When my hands hit the sand I stand and jog toward the beach, barely outrunning an oncoming wave. The cheering crowd and the music blaring through the loudspeaker disorient me. I speed-walk up the hill to the transition area, my legs wobbling. The swim, my strongest leg, is over. Time to peel off my wetsuit, clip on my bike helmet, lace up my shoes. I find my gear, laid out neatly on a towel next to my bike whose rear tire dangles on the rack. Behind me, a digital clock ticks away the hours, minutes, seconds in giant lime-green numerals. Hurry up, it seems to be saying. You’re running out of time.

At the registration table the day before the triathlon, my heart sank when I learned that I would be in the last swim wave, with a 9:30 start time. Each section of the race closed at a certain time so that the elite athletes, slated to go last, could compete on a relatively empty course. I was concerned about the bike closure, listed as 12:00. Even if I had the fastest ride of my life, I’d never make it. A race volunteer tried to reassure me.

“As long as you’re on the course by the closure time,” she said, “you’ll be fine.”

Now, I’m on my third bike lap of four. I take sips of lime-flavored electrolyte drink to get rid of the salt water taste in my mouth. Tiny needles of rain peck at my cheeks. One hundred feet away, waves crash against craggy black rocks, kicking up the stench of salt and fish. I pass the Beachcomber Inn, its billboard announcing “Best Summer Rates” through the veil of fog.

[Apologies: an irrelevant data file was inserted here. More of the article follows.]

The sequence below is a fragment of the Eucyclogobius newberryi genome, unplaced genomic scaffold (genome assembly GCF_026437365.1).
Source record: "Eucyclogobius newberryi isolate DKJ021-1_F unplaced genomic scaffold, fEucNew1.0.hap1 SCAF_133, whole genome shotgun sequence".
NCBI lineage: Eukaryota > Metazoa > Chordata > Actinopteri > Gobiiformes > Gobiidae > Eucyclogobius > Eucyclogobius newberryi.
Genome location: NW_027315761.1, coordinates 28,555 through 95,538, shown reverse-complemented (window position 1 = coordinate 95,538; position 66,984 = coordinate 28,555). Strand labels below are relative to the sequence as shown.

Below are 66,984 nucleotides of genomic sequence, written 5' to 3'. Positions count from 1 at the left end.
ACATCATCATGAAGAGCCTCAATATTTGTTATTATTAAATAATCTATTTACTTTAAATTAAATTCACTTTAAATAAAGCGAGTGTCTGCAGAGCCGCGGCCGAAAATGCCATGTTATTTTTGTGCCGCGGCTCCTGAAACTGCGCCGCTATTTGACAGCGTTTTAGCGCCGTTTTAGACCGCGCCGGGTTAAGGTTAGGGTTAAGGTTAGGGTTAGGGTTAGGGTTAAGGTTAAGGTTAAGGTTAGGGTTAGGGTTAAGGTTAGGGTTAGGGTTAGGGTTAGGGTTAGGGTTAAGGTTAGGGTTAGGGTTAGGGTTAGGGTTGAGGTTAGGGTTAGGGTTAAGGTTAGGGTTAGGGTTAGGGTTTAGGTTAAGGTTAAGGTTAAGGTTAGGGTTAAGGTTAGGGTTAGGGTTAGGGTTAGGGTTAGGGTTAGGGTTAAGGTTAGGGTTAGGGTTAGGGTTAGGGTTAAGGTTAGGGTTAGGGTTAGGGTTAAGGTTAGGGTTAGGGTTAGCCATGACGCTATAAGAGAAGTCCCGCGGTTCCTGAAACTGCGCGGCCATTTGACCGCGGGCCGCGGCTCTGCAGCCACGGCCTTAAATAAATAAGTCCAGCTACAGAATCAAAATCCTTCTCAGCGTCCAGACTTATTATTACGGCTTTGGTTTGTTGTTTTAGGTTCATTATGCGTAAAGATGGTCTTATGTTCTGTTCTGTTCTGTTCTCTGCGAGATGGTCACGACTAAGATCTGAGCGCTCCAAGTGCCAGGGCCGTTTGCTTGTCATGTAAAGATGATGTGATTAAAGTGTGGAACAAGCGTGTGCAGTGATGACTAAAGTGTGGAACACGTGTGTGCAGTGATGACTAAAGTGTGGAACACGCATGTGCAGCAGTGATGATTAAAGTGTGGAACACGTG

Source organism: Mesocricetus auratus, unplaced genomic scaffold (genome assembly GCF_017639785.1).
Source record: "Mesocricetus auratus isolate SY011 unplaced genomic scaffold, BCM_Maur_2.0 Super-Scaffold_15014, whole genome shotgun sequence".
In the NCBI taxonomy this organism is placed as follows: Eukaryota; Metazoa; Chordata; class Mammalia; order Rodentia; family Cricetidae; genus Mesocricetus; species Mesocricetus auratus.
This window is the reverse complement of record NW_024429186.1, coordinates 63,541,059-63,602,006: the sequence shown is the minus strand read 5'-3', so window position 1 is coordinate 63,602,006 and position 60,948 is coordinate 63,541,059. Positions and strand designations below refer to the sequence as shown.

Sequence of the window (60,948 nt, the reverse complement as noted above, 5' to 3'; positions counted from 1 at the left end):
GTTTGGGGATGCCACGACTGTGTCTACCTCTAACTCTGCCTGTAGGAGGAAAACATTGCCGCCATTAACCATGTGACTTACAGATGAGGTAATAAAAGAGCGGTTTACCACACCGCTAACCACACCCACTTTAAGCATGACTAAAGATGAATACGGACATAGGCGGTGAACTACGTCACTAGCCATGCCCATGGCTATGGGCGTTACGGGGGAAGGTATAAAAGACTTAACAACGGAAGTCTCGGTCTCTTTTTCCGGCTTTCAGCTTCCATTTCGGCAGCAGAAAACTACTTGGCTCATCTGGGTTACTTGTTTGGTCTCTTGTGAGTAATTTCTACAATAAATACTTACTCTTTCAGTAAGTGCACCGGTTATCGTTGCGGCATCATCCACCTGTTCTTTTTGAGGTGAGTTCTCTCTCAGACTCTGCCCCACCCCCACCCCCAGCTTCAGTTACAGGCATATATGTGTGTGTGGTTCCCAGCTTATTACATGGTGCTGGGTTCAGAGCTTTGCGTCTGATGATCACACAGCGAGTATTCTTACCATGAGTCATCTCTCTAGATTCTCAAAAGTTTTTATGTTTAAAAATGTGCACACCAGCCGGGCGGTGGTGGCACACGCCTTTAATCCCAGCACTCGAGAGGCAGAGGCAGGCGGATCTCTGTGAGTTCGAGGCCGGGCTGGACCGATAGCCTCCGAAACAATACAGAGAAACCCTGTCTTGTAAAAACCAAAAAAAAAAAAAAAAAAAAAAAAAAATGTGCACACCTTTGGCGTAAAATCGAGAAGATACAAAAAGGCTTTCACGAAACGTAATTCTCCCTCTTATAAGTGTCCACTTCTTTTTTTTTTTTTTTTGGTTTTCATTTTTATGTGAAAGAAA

I’m full of confidence, fueled by adrenaline and the encouraging words from a woman who passed me on the last hill.

“Keep thinking about that woman on your back that you’re riding for,” she said, referring to the photograph of Beth I have pinned to my water pack. “You’re almost there.” As other Team in Training folks ride past, we call out words of encouragement as we pass each other. I feel, for the first time today, for the first time ever, maybe, like a competitor. A cyclist. I don’t even mind the rain. Better than being too hot I think as I take another sip of sports drink.

 “Kill it, Janet!” a woman from my group yells as she pedals past.

 “Go go go!” I yell back. I look at my watch. 11:53. Plenty of time. I approach the turnaround for my last lap, and the yelling crowd.

 And that’s when it happens.

I see a black mesh barricade in front of me; on the other side, the mat I need to tag with my bike tires, the stretch of road ahead. I think of the craggy rocks, more visible with each lap as the fog retreats, the Beachcomber Inn at the top of the final hill, far in the distance. I’m supposed to pass these things one more time, finish my protein bar, drain my water pack.